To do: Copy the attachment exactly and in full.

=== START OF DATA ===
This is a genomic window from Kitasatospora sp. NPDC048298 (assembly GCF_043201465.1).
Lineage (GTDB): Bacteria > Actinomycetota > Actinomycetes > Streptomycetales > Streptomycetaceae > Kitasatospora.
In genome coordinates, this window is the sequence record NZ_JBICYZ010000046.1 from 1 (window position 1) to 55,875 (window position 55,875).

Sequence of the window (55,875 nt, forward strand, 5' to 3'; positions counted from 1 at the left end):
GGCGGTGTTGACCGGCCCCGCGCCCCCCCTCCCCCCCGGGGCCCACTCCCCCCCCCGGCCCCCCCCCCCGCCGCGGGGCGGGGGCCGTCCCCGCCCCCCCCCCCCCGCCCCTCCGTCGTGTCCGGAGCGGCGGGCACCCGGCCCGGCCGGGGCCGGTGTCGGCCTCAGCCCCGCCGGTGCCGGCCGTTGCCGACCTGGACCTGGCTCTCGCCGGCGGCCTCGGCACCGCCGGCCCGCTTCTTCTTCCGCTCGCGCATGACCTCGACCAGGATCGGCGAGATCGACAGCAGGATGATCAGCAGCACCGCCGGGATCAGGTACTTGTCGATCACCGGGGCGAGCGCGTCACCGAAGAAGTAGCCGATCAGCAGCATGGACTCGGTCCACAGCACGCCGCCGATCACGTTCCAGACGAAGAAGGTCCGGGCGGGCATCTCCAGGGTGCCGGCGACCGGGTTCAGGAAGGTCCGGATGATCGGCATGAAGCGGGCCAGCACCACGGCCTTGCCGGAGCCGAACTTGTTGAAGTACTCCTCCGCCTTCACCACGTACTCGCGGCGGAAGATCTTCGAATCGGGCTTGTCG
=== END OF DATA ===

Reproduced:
This is a genomic window from Kitasatospora sp. NPDC048298 (assembly GCF_043201465.1).
Lineage (GTDB): Bacteria > Actinomycetota > Actinomycetes > Streptomycetales > Streptomycetaceae > Kitasatospora.
In genome coordinates, this window is the sequence record NZ_JBICYZ010000046.1 from 1 (window position 1) to 55,875 (window position 55,875).

Sequence of the window (55,875 nt, forward strand, 5' to 3'; positions counted from 1 at the left end):
GGCGGTGTTGACCGGCCCCGCGCCCCCCCTCCCCCCCGGGGCCCACTCCCCCCCCCGGCCCCCCCCCCCGCCGCGGGGCGGGGGCCGTCCCCGCCCCCCCCCCCCCGCCCCTCCGTCGTGTCCGGAGCGGCGGGCACCCGGCCCGGCCGGGGCCGGTGTCGGCCTCAGCCCCGCCGGTGCCGGCCGTTGCCGACCTGGACCTGGCTCTCGCCGGCGGCCTCGGCACCGCCGGCCCGCTTCTTCTTCCGCTCGCGCATGACCTCGACCAGGATCGGCGAGATCGACAGCAGGATGATCAGCAGCACCGCCGGGATCAGGTACTTGTCGATCACCGGGGCGAGCGCGTCACCGAAGAAGTAGCCGATCAGCAGCATGGACTCGGTCCACAGCACGCCGCCGATCACGTTCCAGACGAAGAAGGTCCGGGCGGGCATCTCCAGGGTGCCGGCGACCGGGTTCAGGAAGGTCCGGATGATCGGCATGAAGCGGGCCAGCACCACGGCCTTGCCGGAGCCGAACTTGTTGAAGTACTCCTCCGCCTTCACCACGTACTCGCGGCGGAAGATCTTCGAATCGGGCTTGTCG